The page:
MenTeach E-News - February 2016

MenTeach E-News
February 2016

1) Update for Malaysian
2) Wanted in China: More male teachers
3) Jobs: Why more men should become primary school teachers
4) Dear MenTeach - How do I change careers to become a teacher?
5) Group on assignment to recruit and retain black male teachers
6) Black, Male Teachers: a Dwindling Demographic
7) Men give back to the community - UW Stout M.E.N.
8) Where are the male African-American teachers?
9) Books: 'Work Hard, Be Hard' and 'Work Hard, Be Nice,' dueling takes on KIPP
10) Male teachers outnumber females at New Zealand Hamilton's Rhode Street School

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1) Update for Malaysian
The year 2015 had brought us beautiful and meaningful memories in our Early Chilhood industry in Malaysia.

The most interesting and successful one was our involvement and achievement in the Malaysia Book of Records. The great idea was from the CEO of Kids Campus, En. Muhammad Shukri and his team who also as safety officer suggested to organise this great event. In fact, three quarters of those who were involved in the planning and strategizing were men. Since time was a real constraint, committee meetings were held day and late nights and all members were men.

Involvement and commitment from the State Welfare Department, the Fire and Rescue Department, Lecturers and Students of Local Universty plus more than 60 Childcare Centres and almost 3000 children. Read the update: http://www.menteach.org/node/2809

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2) Wanted in China: More male teachers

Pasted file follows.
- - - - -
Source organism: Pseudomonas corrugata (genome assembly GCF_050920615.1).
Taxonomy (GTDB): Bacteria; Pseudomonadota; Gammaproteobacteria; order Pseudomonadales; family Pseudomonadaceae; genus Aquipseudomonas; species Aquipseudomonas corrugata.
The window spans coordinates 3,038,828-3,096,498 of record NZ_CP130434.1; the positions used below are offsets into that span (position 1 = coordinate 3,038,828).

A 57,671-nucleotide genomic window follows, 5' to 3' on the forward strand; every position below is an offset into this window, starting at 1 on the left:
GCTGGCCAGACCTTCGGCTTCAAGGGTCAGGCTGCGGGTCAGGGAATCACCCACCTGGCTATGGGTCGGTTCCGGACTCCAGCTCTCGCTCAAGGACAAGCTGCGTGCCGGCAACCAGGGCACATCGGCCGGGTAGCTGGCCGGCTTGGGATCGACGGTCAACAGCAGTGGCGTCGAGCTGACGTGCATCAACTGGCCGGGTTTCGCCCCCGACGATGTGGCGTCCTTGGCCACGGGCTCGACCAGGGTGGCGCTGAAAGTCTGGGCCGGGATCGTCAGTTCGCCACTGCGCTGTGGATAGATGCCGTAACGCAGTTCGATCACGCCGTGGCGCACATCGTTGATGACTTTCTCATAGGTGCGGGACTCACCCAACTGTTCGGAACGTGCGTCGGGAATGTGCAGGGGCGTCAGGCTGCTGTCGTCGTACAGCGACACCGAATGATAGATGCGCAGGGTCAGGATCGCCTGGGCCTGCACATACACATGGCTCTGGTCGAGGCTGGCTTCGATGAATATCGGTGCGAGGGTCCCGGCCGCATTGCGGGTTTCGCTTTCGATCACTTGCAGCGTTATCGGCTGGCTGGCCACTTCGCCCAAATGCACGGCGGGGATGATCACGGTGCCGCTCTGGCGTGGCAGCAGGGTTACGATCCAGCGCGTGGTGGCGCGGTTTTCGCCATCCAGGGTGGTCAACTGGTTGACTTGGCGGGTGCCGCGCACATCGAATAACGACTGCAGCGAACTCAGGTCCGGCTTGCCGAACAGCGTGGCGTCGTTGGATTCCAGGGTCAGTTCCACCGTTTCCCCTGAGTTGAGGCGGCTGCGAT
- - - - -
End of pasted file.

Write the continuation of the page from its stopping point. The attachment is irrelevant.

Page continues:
The history class began with a lesson on being manly.

Lin Wei, 27, one of a handful of male sixth-grade teachers at the No. 1 primary school here, has made a habit of telling stories about warlords who threw witches into rivers and soldiers who outsmarted Japanese troops. "Men have special duties," he said. "They have to be brave, protect women and take responsibility for wrongdoing."

Worried that a shortage of male teachers has produced a generation of timid, self-centered and effeminate boys, Chinese educators are working to reinforce traditional gender roles and values in the classroom.

In Zhengzhou, a city on the Yellow River, schools have asked boys to sign petitions pledging to act like "real men." In Shanghai, principals are trying boys-only classes with courses like martial arts, computer repair and physics. In Hangzhou, in eastern China, educators have started a summer camp called "West Point Boys," complete with taekwondo classes and the motto, "We bring out the men in boys." Read the article: http://www.menteach.org/node/2811

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3) Jobs: Why more men should become primary school teachers
People ask 'why should men be primary school teachers?' and we say 'why not?" That's the question posed by Martin Smith, primary education lecturer at UEA.

He points out that some children may not hear a male voice all day at primary school and in other schools there may only be one male.

"And he's just as likely to be the caretaker or the headteacher as a classroom teacher," says Martin.

He says primary school teaching is a brilliant career, and he should know. He took the PGCE teaching course at UEA and spent four years teaching at Blofield Primary and a further 14 at what was Horsford Middle, before taking his current job teaching the teachers.

"I loved it," he says, adding that within his 18 years of teaching he couldn't remember two days being the same: "Every day is different, just as every child is different," he says.